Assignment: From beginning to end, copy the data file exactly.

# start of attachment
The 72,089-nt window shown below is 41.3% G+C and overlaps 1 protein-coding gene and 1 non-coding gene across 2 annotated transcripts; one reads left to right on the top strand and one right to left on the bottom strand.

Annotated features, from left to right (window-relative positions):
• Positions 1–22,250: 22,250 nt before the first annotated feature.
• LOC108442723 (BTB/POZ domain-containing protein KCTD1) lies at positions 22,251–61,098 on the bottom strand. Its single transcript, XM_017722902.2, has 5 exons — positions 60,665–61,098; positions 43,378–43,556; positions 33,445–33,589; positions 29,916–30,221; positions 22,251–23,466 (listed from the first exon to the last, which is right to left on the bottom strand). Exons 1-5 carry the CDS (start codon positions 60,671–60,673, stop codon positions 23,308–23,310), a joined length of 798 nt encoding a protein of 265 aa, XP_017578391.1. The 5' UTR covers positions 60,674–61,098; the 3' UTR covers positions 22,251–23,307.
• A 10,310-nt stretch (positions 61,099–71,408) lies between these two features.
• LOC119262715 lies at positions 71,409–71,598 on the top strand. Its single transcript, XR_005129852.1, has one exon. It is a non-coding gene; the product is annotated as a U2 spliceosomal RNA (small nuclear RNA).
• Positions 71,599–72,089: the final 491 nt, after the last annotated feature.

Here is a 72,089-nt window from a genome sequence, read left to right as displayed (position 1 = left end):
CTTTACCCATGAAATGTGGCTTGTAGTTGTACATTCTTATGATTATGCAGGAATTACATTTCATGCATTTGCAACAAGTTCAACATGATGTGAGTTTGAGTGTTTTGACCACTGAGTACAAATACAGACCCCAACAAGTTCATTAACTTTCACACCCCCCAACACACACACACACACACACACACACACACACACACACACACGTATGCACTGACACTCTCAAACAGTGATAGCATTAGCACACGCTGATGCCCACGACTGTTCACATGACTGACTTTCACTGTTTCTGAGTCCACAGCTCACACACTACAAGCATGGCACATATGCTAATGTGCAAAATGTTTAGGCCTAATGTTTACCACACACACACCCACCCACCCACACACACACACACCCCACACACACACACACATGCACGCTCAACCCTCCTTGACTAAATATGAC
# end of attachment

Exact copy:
The 72,089-nt window shown below is 41.3% G+C and overlaps 1 protein-coding gene and 1 non-coding gene across 2 annotated transcripts; one reads left to right on the top strand and one right to left on the bottom strand.

Annotated features, from left to right (window-relative positions):
• Positions 1–22,250: 22,250 nt before the first annotated feature.
• LOC108442723 (BTB/POZ domain-containing protein KCTD1) lies at positions 22,251–61,098 on the bottom strand. Its single transcript, XM_017722902.2, has 5 exons — positions 60,665–61,098; positions 43,378–43,556; positions 33,445–33,589; positions 29,916–30,221; positions 22,251–23,466 (listed from the first exon to the last, which is right to left on the bottom strand). Exons 1-5 carry the CDS (start codon positions 60,671–60,673, stop codon positions 23,308–23,310), a joined length of 798 nt encoding a protein of 265 aa, XP_017578391.1. The 5' UTR covers positions 60,674–61,098; the 3' UTR covers positions 22,251–23,307.
• A 10,310-nt stretch (positions 61,099–71,408) lies between these two features.
• LOC119262715 lies at positions 71,409–71,598 on the top strand. Its single transcript, XR_005129852.1, has one exon. It is a non-coding gene; the product is annotated as a U2 spliceosomal RNA (small nuclear RNA).
• Positions 71,599–72,089: the final 491 nt, after the last annotated feature.

Here is a 72,089-nt window from a genome sequence, read left to right as displayed (position 1 = left end):
CTTTACCCATGAAATGTGGCTTGTAGTTGTACATTCTTATGATTATGCAGGAATTACATTTCATGCATTTGCAACAAGTTCAACATGATGTGAGTTTGAGTGTTTTGACCACTGAGTACAAATACAGACCCCAACAAGTTCATTAACTTTCACACCCCCCAACACACACACACACACACACACACACACACACACACACACACGTATGCACTGACACTCTCAAACAGTGATAGCATTAGCACACGCTGATGCCCACGACTGTTCACATGACTGACTTTCACTGTTTCTGAGTCCACAGCTCACACACTACAAGCATGGCACATATGCTAATGTGCAAAATGTTTAGGCCTAATGTTTACCACACACACACCCACCCACCCACACACACACACACCCCACACACACACACACATGCACGCTCAACCCTCCTTGACTAAATATGAC